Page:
The Spokane Valley City Council took a look at the amended list of proposed road projects for this year’s Transportation Improvement Plan at Tuesday’s meeting.
Some projects were removed due to lack of funding and others were added when the city won grants to complete construction, said senior capital projects engineer Steve Worley. There are a few unfinished projects from 2012 on the list, including the swale project on the west end of Sprague Avenue.
Among the major projects added to the list: resurfacing Argonne Road between Sprague Avenue and Broadway Avenue and resurfacing Sprague between Herald Road and University Road.
Councilman Ben Wick questioned the removal of a sidewalk project on Park Road between Sinto Avenue and Indiana Avenue listed at $49,000. “I was kind of hoping we could do that one,” he said. “There’s an elementary school right there.”
The project failed to win funding through a Safe Routes to School grant, Worley said. Staff intends to keep asking for grants for the project, Worley said. “There will be other opportunities as we move along.”
Public Works Director Eric Guth said the $49,000 did not include construction. The actual total cost of the project will be more than $400,000, he said.
Councilman Arne Woodard questioned where the city stood on the Mansfield Avenue extension project, which will require the acquisition and removal of a duplex. Worley said staff have filed the required environmental paperwork but can’t move forward until that is approved. “Our goal is to get that constructed this year,” he said.
In other business, the council agreed by consensus to hire Bernardo Wills to develop a site plan for a proposed library and expansion of Balfour Park at Sprague and Herald. The city and the Spokane County Library District have purchased the property and will share the cost of having the plan for the site developed. The city’s share will be about $38,000, said Parks and Recreation Director Mike Stone.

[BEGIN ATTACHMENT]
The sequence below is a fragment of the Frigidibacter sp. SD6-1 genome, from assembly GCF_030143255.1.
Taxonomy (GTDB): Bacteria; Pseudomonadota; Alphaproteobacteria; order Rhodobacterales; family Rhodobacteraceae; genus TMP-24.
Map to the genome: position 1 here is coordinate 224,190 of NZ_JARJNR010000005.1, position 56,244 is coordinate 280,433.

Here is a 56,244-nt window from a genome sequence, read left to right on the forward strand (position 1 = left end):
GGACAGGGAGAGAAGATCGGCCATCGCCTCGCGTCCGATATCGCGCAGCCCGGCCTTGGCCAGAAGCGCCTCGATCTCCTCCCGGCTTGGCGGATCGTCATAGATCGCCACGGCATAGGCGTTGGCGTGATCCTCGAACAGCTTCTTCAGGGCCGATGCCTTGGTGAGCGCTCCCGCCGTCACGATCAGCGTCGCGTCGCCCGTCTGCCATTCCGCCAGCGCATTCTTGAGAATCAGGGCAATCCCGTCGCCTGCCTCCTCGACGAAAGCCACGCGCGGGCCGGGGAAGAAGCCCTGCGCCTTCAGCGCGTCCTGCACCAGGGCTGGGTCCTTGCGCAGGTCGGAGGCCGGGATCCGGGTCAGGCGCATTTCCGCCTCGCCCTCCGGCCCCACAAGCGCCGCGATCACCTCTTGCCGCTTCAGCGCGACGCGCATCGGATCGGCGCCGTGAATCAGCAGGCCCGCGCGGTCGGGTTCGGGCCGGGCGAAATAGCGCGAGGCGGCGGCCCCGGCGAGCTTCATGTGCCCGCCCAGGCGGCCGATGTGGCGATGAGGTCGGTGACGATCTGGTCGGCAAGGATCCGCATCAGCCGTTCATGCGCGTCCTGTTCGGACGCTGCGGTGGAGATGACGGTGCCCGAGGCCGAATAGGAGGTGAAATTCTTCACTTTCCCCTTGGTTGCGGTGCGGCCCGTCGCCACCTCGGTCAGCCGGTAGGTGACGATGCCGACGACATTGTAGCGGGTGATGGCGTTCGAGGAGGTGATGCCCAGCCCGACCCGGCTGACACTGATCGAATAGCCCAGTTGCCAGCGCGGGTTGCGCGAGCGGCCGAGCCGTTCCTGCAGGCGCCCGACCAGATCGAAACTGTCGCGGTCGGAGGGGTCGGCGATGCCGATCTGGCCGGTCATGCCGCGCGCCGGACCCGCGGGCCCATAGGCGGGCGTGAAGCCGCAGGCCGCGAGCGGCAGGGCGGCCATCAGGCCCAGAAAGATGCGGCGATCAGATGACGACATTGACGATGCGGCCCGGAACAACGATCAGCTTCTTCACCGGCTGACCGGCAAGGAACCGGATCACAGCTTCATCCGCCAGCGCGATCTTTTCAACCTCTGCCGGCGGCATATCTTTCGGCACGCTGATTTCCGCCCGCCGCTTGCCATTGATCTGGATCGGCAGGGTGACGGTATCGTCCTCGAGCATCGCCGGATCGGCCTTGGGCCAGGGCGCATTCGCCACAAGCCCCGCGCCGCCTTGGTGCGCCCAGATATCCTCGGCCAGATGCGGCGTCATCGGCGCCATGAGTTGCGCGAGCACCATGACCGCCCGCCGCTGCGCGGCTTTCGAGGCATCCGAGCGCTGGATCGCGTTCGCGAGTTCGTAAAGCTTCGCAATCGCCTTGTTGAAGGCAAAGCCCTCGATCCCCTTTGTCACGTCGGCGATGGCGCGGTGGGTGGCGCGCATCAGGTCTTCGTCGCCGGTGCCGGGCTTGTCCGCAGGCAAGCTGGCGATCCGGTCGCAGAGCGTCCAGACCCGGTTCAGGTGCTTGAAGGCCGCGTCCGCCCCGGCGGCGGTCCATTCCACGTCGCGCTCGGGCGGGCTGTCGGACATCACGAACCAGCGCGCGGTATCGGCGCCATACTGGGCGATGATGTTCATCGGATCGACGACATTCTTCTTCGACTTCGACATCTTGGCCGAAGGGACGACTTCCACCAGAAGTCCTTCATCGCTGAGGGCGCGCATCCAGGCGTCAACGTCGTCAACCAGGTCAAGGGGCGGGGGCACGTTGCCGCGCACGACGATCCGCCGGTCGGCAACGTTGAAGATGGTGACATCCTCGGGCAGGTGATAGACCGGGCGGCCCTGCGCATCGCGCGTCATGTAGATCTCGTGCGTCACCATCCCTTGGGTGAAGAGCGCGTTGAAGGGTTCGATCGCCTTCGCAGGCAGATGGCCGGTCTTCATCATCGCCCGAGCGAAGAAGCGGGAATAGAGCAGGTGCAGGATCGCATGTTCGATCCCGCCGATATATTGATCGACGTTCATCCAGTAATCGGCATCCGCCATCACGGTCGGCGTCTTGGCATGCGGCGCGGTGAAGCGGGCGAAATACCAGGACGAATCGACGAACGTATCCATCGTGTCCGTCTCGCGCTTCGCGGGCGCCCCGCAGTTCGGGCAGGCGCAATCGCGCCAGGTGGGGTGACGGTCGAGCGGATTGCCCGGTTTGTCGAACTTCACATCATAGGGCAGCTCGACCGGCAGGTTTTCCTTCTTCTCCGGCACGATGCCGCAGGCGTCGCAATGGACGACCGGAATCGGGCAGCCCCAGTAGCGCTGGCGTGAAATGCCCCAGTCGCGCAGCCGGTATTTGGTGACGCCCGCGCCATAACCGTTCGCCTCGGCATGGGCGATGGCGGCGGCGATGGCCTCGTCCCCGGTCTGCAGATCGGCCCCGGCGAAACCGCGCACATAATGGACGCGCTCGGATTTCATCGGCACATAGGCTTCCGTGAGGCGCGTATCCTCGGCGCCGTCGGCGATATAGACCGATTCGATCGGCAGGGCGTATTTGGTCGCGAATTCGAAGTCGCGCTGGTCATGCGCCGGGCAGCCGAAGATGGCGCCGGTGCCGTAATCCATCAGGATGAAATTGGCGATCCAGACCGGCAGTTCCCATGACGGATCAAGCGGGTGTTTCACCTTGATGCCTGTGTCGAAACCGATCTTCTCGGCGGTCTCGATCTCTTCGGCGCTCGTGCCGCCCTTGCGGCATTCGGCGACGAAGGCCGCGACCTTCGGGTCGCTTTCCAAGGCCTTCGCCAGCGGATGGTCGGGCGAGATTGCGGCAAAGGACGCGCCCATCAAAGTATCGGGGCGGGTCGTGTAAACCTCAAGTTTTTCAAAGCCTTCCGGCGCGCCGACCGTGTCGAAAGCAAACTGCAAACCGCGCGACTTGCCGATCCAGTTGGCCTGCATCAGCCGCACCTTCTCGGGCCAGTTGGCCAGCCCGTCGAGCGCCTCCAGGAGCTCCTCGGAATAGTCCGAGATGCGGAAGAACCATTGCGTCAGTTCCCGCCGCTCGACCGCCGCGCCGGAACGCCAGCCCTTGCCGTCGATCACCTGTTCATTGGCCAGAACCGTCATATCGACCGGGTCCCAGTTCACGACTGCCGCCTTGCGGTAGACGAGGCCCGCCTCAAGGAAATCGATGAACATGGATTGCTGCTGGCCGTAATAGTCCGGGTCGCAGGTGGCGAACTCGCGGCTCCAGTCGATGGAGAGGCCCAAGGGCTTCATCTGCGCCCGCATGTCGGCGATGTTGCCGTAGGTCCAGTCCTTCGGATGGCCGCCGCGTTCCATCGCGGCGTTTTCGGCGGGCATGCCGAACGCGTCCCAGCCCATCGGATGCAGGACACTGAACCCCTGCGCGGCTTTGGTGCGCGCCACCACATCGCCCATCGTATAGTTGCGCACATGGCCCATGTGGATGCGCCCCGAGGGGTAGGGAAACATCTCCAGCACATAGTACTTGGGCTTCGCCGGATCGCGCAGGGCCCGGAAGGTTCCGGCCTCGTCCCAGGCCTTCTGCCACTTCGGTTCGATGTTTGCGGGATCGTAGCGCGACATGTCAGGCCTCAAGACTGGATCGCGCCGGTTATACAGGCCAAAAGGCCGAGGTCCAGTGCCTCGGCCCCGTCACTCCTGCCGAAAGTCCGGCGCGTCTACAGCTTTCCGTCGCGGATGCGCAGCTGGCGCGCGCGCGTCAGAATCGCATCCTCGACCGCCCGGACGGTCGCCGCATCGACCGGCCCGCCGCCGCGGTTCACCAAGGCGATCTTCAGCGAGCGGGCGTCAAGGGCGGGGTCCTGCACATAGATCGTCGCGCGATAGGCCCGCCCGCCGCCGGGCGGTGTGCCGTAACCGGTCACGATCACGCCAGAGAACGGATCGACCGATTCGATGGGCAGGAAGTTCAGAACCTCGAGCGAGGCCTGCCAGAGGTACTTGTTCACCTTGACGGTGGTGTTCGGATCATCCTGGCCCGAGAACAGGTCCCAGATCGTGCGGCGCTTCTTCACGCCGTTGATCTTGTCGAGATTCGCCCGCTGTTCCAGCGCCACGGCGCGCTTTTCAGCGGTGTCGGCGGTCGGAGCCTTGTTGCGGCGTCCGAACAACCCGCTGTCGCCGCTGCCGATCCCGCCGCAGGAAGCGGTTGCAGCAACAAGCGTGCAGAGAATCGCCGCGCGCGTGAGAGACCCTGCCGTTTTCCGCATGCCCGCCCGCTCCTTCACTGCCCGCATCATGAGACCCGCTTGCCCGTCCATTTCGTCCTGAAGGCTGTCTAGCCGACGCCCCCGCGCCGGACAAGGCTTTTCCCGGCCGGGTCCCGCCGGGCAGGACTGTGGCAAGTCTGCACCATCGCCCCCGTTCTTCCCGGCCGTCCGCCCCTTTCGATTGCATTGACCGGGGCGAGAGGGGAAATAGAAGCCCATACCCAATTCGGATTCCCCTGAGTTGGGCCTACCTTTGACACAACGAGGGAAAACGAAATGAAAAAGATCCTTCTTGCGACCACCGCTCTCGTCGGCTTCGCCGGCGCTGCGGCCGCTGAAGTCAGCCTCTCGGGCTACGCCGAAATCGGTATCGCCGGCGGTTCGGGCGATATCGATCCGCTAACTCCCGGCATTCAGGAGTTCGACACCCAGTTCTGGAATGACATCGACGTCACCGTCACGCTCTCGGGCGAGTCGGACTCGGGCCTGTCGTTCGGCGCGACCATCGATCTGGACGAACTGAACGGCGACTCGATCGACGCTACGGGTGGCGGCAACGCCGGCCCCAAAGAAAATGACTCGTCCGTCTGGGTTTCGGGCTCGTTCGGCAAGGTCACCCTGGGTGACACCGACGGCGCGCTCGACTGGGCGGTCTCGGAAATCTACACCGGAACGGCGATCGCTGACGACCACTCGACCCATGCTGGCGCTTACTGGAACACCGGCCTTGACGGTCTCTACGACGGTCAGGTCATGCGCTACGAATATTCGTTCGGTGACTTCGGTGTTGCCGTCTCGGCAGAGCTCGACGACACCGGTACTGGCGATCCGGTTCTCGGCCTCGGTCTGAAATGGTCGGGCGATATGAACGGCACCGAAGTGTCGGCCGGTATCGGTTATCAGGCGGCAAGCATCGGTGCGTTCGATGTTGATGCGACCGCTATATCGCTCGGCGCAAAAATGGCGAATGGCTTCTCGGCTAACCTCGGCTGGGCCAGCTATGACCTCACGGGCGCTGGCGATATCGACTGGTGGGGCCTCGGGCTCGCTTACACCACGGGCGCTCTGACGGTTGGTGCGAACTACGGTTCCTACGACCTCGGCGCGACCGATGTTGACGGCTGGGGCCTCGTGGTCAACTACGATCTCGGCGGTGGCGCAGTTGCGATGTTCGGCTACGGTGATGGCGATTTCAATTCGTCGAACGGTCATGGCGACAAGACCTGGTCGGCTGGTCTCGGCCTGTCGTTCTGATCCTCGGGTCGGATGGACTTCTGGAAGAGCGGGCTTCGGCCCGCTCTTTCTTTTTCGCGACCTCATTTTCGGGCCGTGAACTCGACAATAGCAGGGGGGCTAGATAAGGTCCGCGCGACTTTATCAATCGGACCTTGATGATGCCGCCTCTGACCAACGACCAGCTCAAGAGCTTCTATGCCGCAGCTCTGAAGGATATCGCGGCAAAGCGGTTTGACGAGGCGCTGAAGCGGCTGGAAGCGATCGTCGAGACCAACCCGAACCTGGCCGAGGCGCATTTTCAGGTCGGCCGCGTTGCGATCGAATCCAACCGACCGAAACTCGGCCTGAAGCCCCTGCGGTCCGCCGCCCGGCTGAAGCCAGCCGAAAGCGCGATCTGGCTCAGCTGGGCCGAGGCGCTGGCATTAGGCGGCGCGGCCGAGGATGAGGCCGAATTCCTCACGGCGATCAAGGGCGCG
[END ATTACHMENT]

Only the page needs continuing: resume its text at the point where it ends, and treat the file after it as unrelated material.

The Sheriff Community Oriented Policing Effort received the February community recognition award from Mayor Tom Towey.
On Tuesday, Director Rick Scott accepted the award on behalf of the organization. The nomination of SCOPE for the award came from Spokane Valley police Chief Rick Van Leuven, Towey said. In his nomination, Van Leuven wrote that SCOPE helps promote public safety and prevent crime. The organization has more than 600 volunteers that worked 85,000 volunteer hours in Spokane County last year; 33,000 of those hours were in Spokane Valley.
“I’m just part of the group here,” Scott said. “I was a volunteer once.”
Scott thanked Spokane County Sheriff Ozzie Knezovich, who was in attendance, for his support and thanked the volunteers that packed the council chambers for their hard work. “This is just part of the group here,” he said, gesturing to the crowd. “We have 500 more outside.”
The city is collecting nominations for people, businesses or organizations that have made a positive impact on the city. The mayor picks one winner each month as part of the city’s 10th anniversary celebration.
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